Putting together a comprehensive content marketing strategy can be challenging, but very rewarding. And even though 86% of B2B marketers report that their organizations use content marketing, your manager or C-level might not be convinced that it works in your industry.
This pushback from management is often the biggest hurdle you’ll have to face, as there’s little you can do without an allocated budget.
But if you really believe that content marketing can impact your larger marketing strategy and show legitimate ROI, you then face the tough task of convincing your manager and getting their support.
Here are a few tips for getting management buy-in on your content marketing plan:
Show them that content marketing works.
The primary reason that so many organisations have taken the content marketing approach is because, when done right, it simply works. The modern customer is a fundamentally different creature of consumption than those of a decade or two ago, and this goes for both the B2C and B2B realm. With abundant information, they are informed, discerning and have a rigorous vetting process for the suppliers and companies they do business with. Make sure you explain this point and back it up with data. Find brands similar to yours, or brands in the same industry, who are nailing content marketing, and put together statistics that show those successes. And when you focus on how and why content marketing works, it will practically sell itself. Delivering high-value content that nurtures leads through the sales funnel is more likely to engage the target audience. This will help your company build trust with potential buyers, which is an important step towards achieving business objectives.
Create a sense of urgency.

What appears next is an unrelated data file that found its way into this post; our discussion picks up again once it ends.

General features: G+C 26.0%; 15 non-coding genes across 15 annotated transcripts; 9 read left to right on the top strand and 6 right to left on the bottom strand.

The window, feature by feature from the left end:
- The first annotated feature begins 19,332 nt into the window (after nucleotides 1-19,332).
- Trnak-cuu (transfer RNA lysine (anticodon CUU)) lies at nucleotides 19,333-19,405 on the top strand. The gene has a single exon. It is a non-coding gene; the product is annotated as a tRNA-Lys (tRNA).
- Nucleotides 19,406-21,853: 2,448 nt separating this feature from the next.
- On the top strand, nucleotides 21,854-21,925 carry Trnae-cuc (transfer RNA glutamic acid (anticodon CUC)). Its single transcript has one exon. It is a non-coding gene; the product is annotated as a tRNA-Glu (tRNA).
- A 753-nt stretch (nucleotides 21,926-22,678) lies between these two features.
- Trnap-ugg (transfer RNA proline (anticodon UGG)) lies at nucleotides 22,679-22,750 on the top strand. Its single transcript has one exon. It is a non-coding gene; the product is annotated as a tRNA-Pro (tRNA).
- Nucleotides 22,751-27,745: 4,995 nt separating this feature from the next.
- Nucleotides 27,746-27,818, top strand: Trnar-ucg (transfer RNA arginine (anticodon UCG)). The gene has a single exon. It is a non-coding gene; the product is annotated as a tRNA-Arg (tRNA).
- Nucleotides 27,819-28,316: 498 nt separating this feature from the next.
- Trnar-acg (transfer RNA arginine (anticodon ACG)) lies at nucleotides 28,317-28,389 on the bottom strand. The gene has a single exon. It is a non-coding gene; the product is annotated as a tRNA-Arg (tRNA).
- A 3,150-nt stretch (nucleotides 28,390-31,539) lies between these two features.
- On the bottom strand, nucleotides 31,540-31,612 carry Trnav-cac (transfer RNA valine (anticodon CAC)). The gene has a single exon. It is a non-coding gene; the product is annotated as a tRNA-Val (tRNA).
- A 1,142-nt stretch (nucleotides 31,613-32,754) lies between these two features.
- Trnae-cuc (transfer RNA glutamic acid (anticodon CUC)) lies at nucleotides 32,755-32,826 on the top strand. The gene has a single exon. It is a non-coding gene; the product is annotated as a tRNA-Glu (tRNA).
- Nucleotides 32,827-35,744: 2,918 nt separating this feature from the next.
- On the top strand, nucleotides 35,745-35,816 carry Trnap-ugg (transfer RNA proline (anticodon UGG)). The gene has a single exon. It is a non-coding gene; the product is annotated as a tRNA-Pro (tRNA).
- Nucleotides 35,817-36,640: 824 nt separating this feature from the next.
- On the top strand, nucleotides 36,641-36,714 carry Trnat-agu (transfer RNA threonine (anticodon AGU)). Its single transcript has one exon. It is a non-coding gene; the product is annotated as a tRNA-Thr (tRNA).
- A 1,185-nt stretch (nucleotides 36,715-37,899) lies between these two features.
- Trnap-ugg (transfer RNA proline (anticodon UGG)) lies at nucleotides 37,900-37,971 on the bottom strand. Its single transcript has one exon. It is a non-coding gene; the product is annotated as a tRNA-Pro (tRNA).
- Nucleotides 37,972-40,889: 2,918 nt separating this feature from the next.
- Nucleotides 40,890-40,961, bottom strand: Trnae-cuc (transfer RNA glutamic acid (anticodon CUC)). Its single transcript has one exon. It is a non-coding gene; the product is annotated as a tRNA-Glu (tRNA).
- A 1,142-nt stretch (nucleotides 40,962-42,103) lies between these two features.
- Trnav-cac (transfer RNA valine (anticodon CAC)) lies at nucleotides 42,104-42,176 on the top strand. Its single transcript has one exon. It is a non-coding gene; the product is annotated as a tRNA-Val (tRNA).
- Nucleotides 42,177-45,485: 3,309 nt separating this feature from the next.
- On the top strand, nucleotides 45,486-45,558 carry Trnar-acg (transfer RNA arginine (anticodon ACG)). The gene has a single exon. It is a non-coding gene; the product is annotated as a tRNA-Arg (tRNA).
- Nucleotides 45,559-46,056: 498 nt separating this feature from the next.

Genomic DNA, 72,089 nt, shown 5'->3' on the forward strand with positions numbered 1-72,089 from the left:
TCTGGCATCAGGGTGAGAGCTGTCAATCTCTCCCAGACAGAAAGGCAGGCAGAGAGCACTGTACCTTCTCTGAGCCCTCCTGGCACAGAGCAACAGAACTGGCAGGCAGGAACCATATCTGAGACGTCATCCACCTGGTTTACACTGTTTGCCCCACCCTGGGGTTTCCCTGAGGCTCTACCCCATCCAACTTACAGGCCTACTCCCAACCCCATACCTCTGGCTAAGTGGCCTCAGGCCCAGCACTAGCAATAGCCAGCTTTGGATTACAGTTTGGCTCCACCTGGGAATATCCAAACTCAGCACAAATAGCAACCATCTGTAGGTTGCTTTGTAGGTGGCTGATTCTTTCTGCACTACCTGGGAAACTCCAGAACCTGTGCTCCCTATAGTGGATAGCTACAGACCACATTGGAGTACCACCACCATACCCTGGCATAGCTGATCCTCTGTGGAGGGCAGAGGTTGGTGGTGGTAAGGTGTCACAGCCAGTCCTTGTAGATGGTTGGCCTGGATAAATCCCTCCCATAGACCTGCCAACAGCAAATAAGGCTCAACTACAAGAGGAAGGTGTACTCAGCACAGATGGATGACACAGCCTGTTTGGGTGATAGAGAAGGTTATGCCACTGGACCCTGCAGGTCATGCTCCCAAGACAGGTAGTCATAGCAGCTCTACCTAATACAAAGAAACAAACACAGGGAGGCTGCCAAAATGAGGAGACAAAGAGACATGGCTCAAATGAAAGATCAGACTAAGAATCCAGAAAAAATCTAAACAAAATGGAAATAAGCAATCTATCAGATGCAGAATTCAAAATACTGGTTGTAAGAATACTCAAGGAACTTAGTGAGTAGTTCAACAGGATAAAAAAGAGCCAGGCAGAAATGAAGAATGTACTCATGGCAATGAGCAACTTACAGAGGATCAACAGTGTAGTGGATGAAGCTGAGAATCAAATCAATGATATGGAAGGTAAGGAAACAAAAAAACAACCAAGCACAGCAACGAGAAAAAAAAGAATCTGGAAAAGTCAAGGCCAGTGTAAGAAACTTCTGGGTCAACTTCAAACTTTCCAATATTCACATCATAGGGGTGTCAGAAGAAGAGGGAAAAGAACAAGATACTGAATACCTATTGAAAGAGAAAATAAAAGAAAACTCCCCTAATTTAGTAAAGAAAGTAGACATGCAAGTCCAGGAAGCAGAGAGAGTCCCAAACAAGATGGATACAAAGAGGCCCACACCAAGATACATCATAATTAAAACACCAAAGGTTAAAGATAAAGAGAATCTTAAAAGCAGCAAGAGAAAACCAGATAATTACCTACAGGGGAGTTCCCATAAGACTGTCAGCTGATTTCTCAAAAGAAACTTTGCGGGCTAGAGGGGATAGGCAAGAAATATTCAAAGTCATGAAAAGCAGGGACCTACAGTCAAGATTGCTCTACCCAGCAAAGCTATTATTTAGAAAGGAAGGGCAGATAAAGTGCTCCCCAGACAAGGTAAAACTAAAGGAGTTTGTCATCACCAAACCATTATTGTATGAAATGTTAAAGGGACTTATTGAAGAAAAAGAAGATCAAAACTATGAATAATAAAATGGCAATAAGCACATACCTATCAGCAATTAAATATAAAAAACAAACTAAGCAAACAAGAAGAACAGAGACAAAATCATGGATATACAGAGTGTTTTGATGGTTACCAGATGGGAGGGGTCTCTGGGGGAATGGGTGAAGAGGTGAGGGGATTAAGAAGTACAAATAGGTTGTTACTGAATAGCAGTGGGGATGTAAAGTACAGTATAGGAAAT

To really get the content ball rolling, management needs to understand how important it is to move quickly. There’s a good chance your direct competitors have content freely available through their website and media channels. As such, do a competitor content analysis to show your managers what your competitors are doing – and how you can do it better. Create a sense of urgency around staying ahead of your competitors. This directly affects the bottom line, and your managers are sure to respond.
Don’t hold back on the gritty details.
When presenting your content marketing plan, it might be tempting to gloss over the specifics and just give a high level overview. But when you’re asking for the funds and resources to spearhead a new kind of marketing strategy, management is going to hone in critically on specific details, costs and impact on revenue. The more detailed your presentation, the better they’ll understand. Give them a thorough, detailed and complete strategy to show them exactly what you plan on doing. Make sure you’re up front with your budgetary needs as well – gaining their trust is crucial for future projects.
Set realistic goals and benchmarks.
This is also important for managing expectations and building support from the C-Suite. Set realistic and specific goals, and make sure you relate everything back to these. Explain that content marketing can assist with a variety of department functions, including sales, marketing and customer satisfaction. Make sure they understand that, while content marketing can provide a lot of value and help achieve organisational goals, it does take time. Simply put, realistic expectations will lead to stronger buy-in and better long-term results.
Putting together a winning content marketing plan is no easy feat – but it pays off. That’s why you need to ensure a strong, data-backed plan that covers all bases. Download our free eBook for guidance.